The IBRD approved $16.4 billion in loans for FY 1991 (up 8 percent from FY 1990) to support 126 projects in 42 countries. IDA credits amounted to $6.3 billion (up 14 percent from FY 1990) or 103 projects in 44 countries.

Total IBRD and IDA commitments in FY 1991 had the following sectoral composition:

Table 3:

Sector

Percent of Total

16.3 8.2 9.9 7.6

5.9

Agriculture and Rural Development
Development Finance Companies
Education
Oil, Coal and Gas
Power
Industry
Nonproject
Population, Health, Nutrition
Public Sector Management
Small Scale Enterprises
Technical Assistance
Telecommunications
Transportation
Urban Development
Water Supply and Sewerage

U.S.
Dollars
(Millions)

3, 707.3
1,851.8
2, 251.7
1, 730.2
1, 344.0
1,983.0
2, 821.9
1,567.6

641.7
211.0
366.7

339.8
1, 388.0
1, 255.4
1, 225.4

8.7 12.4 6.9 2.8 0.9 1.6 1.5 6.1 5.5

5.4

Total

22, 685.5

Projects approved by the IBRD and IDA during FY 1991 had the following regional distribution:

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International Finance Corporation

The IFC assists the economic development of its borrowing member countries by making loans to and equity investments in productive enterprises in the private sector; matching investment opportunities with domestic and foreign private capital and experienced management; helping to develop local and regional capital markets; and promoting privately owned development finance corporations. The IFC also provides clients with financial services and provides advice and technical assistance to governments on capital market development and attracting foreign investment.

The IFC approved $1.54 billion for 152 projects in 46 countries during FY 1991, a 2.6 percent increase from the $1.5 billion and 122 projects of the previous year. The number of companies in which IFC held investments rose from 495 to 547 by the end of FY 1991. The IFC also approved $1.3 billion in syndicated loans and underwrote debt and securities of $33 million.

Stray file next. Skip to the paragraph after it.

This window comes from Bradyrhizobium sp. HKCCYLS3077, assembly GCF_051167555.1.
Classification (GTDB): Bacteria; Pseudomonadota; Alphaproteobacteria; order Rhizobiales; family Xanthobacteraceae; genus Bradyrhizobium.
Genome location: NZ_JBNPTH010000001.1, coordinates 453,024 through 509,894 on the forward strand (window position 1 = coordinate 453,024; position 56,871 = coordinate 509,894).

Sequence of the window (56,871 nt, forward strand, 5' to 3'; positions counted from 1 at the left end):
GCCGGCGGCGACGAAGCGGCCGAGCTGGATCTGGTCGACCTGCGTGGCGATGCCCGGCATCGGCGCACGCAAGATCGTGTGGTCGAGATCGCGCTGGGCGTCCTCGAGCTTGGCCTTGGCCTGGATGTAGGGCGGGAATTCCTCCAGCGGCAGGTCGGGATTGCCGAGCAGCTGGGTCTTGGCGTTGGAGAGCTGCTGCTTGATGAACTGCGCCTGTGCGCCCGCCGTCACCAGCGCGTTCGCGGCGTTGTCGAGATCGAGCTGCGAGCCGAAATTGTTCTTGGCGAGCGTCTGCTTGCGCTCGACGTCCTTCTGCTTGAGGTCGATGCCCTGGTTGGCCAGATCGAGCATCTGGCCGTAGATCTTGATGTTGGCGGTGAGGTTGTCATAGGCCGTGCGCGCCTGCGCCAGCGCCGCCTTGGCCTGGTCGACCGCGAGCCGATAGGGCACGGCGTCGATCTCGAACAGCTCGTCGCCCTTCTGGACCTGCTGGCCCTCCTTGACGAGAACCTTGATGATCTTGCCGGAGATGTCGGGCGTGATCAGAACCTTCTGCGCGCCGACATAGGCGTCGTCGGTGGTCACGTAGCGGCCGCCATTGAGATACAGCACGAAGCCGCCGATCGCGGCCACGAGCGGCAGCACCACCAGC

Multilateral Investment Guarantee Agency

The Multilateral Investment Guarantee Agency (MIGA) encourages equity investment and other direct investment flows to developing countries through the mitigation of noncommercial investment barriers. To carry out this mandate, MIGA offers investors guarantees against noncommercial risks; advises developing member governments on the design and implemen

tation of policies, programs and procedures related to foreign investments; and sponsors a dialogue between the international business community and host governments on investment issues. MIGA commenced operations in the latter half of 1989. Countries must be members of the World Bank to qualify for membership (Switzerland is the only exception to this requirement).

International Monetary Fund

The International Monetary Fund (IMF), a UN specialized agency, provides a permanent forum for its members to cooperate on international monetary policies in order to promote sustainable growth in the world economy. IMF membership is a prerequisite to membership in the World Bank. In 1991 Mongolia and Albania joined the IMF, and Switzerland's application was approved (pending domestic ratification).

The United States strongly supports the IMF and its central role in the international financial system. IMF activities complement a key U.S. foreign policy objective: maintaining a stable, open world trade and payments system. The IMF is also expected to play a leading role in promoting market-oriented reforms in the new states of the former Soviet Union and in Eastern Europe, in addition to assisting less developed debtor countries in other regions of the globe.

Under a strengthened international debt strategy endorsed in 1989, the IMF renewed its efforts to help debtor nations pursue market-oriented policies by supporting debt and debt service reduction operations negotiated between commercial bank creditors and reforming debtor countries. Particular emphasis has been given to measures to encourage new foreign investment and repatriation of flight capital. To date, nine countries (Mexico, the Philippines, Costa Rica, Chile, Venezuela, Uruguay, Morocco, Nigeria and Argentina) have negotiated IMF arrangements with special Fund resources to support debt and debt service reduction operations.

Fund disbursements and commitments increased significantly in 1991 in response to rising demands on IMF resources to support economic adjustment efforts and the economic effects of the Gulf War-related jump in oil prices. New loan commitments rose from $3.1 billion in 1990 to $11.2 billion in 1991. Drawings on IMF resources totaled $10.1 billion in 1991, compared to $5.8 billion in 1990. The IMF's net outstanding credit also increased over this period (from $28.2 billion to $32.1 billion). Continuing adjustment efforts among IMF members, as